May 05, 2009
Today At Tnr (may 5, 2009)
Pimp My Rep: Reality shows, Twitter, TMZ: Is this Congress or ‘The Real World'? by Michelle Cottle Will Republicans Sink Environmental Reform Like They Did Healthcare In 1994? by Bradford Plumer TNR Live: Leon Wieseltier Questions Condoleezza Rice On Bush's Torture Policies And Mistakes In The Middle East How Many Cities Would Have To Be Sacrificed To Justify The Use Of Torture? by Damon Linker What We Don't Yet Know About Obama's Economic Program, by William Galston Should Sonia Sotomayor Be Obama's Supreme Court Pick? by Jeffrey Rosen Not So Fast, Arlen!
May 04, 2009
Walk to the Border
WASHINGTON--On many questions, President Obama's approach is full speed ahead. On immigration reform, he prefers to take one step at a time. There really is no alternative. Immigration is politically vexed because it splits both parties and scrambles the usual ideological alignments. And on this issue, there is no clear majority. Roughly a third of Americans strongly favor granting illegal immigrants a way to become citizens, while another third is strongly opposed.
The Case Against Sotomayor
This is the first in a series of reports by TNR legal affairs editor Jeffrey Rosen about the strengths and weaknesses of the leading candidates on Barack Obama’s Supreme Court shortlist. A judge on the U.S. Court of Appeals for the Second Circuit, Sonia Sotomayor’s biography is so compelling that many view her as the presumptive front-runner for Obama's first Supreme Court appointment. She grew up in the South Bronx, the daughter of Puerto Rican parents. Her father, a manual laborer who never attended high school, died a year after she was diagnosed with diabetes at the age of eight.
Tnr Slideshow: Supreme Fail
Today at TNR.com, Jeff Rosen speaks to critics of Sonia Sotomayor, a potential replacement for retiring Supreme Court Justice David Souter. If nominated, Sotomayor would still have to earn the Senate's approval--a challenge that has sidelined many court hopefuls in the past. Out of 156 nominees, 35 have failed to make it to the bench after being picked by the president. Check out today's TNR slideshow for a look at some of the failed nominees, from John Rutledge under George Washington to Harriet Miers under George W. Bush. --Amanda Silverman Photo courtesy of www.pace.edu
Uncertainty In Bankland
During his first 100 days in office, President Obama has honed his economic program, and his defense of it. There is no longer any question about what he intends to do. As the croupiers in Monte Carlo say, les jeux sont faits. The remaining uncertainties are these: Will it work? If so, how long will it take? And what are the likely political consequences? The short answer to the first question is, we don't know. Much depends on the willingness of private investors to buy troubled assets and take them off the balance sheets of major financial institutions.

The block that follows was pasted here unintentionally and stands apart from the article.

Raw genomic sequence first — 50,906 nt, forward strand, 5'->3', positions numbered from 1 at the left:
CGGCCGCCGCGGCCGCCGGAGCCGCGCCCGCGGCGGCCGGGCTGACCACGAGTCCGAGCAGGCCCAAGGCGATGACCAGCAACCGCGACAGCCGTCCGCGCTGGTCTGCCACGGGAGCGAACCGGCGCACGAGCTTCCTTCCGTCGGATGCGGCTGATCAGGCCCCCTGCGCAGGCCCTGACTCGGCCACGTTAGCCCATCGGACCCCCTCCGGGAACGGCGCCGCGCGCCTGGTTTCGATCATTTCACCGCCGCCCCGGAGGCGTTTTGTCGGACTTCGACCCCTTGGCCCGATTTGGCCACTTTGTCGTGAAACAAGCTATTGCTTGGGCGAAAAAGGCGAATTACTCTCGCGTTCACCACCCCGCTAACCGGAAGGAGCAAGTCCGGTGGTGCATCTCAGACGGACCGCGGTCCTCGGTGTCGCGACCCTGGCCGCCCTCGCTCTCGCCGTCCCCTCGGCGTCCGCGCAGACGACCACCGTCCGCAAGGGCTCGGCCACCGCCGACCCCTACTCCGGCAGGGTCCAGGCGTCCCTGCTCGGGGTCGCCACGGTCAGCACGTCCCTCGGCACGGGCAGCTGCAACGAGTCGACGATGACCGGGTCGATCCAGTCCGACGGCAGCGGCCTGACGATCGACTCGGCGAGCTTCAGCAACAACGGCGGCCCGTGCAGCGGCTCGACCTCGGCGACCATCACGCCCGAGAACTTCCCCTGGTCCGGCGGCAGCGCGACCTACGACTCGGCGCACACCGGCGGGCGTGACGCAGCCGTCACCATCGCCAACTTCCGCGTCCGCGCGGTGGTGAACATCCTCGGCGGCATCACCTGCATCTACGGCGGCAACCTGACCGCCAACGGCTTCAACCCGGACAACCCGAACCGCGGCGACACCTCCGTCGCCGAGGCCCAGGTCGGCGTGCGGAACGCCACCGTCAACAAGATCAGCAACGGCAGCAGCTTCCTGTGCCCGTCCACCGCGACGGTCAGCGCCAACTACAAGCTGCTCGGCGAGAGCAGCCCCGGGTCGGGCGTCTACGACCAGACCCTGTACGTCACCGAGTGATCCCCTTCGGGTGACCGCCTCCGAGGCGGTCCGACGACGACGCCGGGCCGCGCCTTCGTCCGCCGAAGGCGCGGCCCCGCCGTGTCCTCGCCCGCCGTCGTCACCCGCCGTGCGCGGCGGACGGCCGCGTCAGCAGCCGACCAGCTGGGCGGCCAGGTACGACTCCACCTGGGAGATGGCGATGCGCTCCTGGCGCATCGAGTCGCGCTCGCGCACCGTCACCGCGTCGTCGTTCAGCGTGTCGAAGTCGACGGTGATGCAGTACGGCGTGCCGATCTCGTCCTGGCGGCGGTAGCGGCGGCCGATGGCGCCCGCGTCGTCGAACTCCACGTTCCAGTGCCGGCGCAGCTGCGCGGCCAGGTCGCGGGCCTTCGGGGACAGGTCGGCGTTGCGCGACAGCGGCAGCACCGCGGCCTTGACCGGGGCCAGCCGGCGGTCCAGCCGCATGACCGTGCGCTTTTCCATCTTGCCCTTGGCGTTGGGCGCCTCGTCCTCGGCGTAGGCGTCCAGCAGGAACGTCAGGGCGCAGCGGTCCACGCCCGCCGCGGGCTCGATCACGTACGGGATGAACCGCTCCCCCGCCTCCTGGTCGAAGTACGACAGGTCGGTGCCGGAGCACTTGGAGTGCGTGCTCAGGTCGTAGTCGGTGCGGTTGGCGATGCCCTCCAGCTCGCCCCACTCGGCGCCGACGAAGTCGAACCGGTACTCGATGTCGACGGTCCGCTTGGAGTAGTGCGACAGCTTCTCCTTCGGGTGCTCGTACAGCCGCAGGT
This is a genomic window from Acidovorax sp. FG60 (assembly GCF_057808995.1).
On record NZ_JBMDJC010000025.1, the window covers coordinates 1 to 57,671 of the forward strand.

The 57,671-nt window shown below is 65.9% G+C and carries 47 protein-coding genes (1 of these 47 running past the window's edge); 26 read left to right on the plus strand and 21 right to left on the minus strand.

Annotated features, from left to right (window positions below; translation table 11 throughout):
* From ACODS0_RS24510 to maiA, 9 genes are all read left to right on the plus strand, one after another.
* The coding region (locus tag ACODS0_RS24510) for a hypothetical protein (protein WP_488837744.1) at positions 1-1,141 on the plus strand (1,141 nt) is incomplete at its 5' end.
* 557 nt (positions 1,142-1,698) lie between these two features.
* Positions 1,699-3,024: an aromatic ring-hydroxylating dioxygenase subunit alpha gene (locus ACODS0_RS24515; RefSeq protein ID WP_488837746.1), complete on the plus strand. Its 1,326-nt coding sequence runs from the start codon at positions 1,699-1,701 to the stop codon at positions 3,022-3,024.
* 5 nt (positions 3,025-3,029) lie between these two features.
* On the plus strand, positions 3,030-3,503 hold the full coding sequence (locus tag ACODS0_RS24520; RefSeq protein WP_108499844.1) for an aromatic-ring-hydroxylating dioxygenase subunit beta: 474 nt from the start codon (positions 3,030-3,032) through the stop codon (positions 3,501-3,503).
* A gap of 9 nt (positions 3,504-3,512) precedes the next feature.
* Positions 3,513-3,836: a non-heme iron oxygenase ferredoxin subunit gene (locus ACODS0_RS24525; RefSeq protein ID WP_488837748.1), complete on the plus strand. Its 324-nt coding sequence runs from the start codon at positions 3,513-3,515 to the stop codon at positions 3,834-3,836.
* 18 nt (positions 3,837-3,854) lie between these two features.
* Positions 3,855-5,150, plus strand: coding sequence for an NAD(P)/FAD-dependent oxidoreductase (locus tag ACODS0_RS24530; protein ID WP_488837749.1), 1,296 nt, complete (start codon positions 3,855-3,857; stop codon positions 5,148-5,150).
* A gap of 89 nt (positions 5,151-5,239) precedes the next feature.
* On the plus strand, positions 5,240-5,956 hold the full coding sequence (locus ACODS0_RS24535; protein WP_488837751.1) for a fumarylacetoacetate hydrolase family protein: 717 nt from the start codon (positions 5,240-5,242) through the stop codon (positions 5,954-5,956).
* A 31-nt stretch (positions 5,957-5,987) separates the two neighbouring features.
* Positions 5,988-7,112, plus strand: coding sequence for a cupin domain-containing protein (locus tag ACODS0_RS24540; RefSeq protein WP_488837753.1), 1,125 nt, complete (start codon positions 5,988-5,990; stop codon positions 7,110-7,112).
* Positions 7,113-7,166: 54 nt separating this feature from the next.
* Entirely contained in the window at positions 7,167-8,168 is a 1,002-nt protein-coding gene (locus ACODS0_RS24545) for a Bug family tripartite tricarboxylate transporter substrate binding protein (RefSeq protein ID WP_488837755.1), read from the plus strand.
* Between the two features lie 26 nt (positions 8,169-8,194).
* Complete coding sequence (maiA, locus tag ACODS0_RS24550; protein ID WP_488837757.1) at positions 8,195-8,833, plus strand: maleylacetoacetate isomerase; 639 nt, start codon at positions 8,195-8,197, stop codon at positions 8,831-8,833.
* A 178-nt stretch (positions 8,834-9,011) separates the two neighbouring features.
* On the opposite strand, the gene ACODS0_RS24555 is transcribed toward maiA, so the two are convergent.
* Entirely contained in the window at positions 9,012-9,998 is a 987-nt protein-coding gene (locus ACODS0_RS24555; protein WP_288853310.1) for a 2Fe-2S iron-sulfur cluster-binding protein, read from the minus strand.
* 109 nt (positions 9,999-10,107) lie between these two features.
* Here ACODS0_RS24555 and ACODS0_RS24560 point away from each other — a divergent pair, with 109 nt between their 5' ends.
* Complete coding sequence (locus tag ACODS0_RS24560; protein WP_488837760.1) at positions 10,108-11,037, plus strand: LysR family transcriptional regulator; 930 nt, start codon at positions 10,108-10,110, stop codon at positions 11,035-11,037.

An Obama Deal On Nuclear Power?
Down below, I mentioned that Obama will meet with key House Democrats tomorrow and try to persuade them to support the big climate bill. Now InsideEPA reports that nuclear power may be one way the White House tries to woo some of the more recalcitrant Dems: Obama administration officials are suggesting that Democrats in Congress are willing to compromise on providing incentives for nuclear power as part of a federal climate change program… [EPA senior counsel David] McIntosh said he sees that more liberal members of Congress are ready to deal on nuclear to get a bill passed.
According to today's Politico, some House Dems are fretting that Obama's climate proposals will suffer the same grim fate that health care reform did during Bill Clinton's first term. DCCC chair Chris Van Hollen, for one, has started warning that the House should "move cautiously" on the big Waxman-Markey energy bill if it's just going to die in the Senate anyway.
John Edwards's Tangled Web
How miserable is it to be John Edwards right now? Elizabeth's new book containing details of her reaction to his affair--she threw up--is about to come out and now federal investigators are combing through his campaign finances to figure out if he used any of that money to pay off his mistress in order to keep her quiet.
The Case For A Latino Nominee
I want to add a footnote to Jeff Rosen’s discussion of Sonia Sotomayer’s Supreme Court candidacy. It would be a very good thing if Barack Obama were to appoint a Latino to the Supreme Court. I don’t say that as a matter of politics. He’s done enough in his cabinet and White House appointments to satisfy Latino voters. It’s a matter of democracy. Getting someone on the Supreme Court is one very important way our democracy registers the full acceptance of a social group in our nation’s politics. Think of the appointments of Louis Brandeis, Thurgood Marshall, and Sandra Day O’Connor.
Sessions And Race
The Hill brings word today that Senator Jeff Sessions will likely replace Arlen Specter as the ranking Republican member of the Senate Judiciary Committee, with a full GOP vote on the Alabama senator expected as early as tomorrow afternoon.